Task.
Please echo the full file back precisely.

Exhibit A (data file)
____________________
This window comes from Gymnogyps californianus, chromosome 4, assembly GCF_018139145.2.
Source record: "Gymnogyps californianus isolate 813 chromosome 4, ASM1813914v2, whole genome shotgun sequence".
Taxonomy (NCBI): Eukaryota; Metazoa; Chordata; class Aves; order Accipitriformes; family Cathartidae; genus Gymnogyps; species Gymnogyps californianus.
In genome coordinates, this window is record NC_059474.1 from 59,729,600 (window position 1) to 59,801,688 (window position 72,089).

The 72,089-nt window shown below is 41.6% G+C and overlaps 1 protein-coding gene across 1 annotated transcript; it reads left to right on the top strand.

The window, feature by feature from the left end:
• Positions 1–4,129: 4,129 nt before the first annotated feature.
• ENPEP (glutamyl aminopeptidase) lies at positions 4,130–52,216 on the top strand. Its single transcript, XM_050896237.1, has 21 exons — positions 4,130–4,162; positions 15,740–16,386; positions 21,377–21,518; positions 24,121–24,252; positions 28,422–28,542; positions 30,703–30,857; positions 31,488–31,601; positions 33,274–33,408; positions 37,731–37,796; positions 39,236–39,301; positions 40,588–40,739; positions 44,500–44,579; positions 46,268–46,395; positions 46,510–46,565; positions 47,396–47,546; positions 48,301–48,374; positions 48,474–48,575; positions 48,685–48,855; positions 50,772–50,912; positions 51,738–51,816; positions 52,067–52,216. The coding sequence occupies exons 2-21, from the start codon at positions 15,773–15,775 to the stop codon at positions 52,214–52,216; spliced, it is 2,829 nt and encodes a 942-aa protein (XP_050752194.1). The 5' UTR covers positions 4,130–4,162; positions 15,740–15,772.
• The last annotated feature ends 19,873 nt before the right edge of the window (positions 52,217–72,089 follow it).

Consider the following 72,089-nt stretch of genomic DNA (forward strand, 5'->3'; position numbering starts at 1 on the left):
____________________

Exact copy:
This window comes from Gymnogyps californianus, chromosome 4, assembly GCF_018139145.2.
Source record: "Gymnogyps californianus isolate 813 chromosome 4, ASM1813914v2, whole genome shotgun sequence".
Taxonomy (NCBI): Eukaryota; Metazoa; Chordata; class Aves; order Accipitriformes; family Cathartidae; genus Gymnogyps; species Gymnogyps californianus.
In genome coordinates, this window is record NC_059474.1 from 59,729,600 (window position 1) to 59,801,688 (window position 72,089).

The 72,089-nt window shown below is 41.6% G+C and overlaps 1 protein-coding gene across 1 annotated transcript; it reads left to right on the top strand.

The window, feature by feature from the left end:
• Positions 1–4,129: 4,129 nt before the first annotated feature.
• ENPEP (glutamyl aminopeptidase) lies at positions 4,130–52,216 on the top strand. Its single transcript, XM_050896237.1, has 21 exons — positions 4,130–4,162; positions 15,740–16,386; positions 21,377–21,518; positions 24,121–24,252; positions 28,422–28,542; positions 30,703–30,857; positions 31,488–31,601; positions 33,274–33,408; positions 37,731–37,796; positions 39,236–39,301; positions 40,588–40,739; positions 44,500–44,579; positions 46,268–46,395; positions 46,510–46,565; positions 47,396–47,546; positions 48,301–48,374; positions 48,474–48,575; positions 48,685–48,855; positions 50,772–50,912; positions 51,738–51,816; positions 52,067–52,216. The coding sequence occupies exons 2-21, from the start codon at positions 15,773–15,775 to the stop codon at positions 52,214–52,216; spliced, it is 2,829 nt and encodes a 942-aa protein (XP_050752194.1). The 5' UTR covers positions 4,130–4,162; positions 15,740–15,772.
• The last annotated feature ends 19,873 nt before the right edge of the window (positions 52,217–72,089 follow it).

Consider the following 72,089-nt stretch of genomic DNA (forward strand, 5'->3'; position numbering starts at 1 on the left):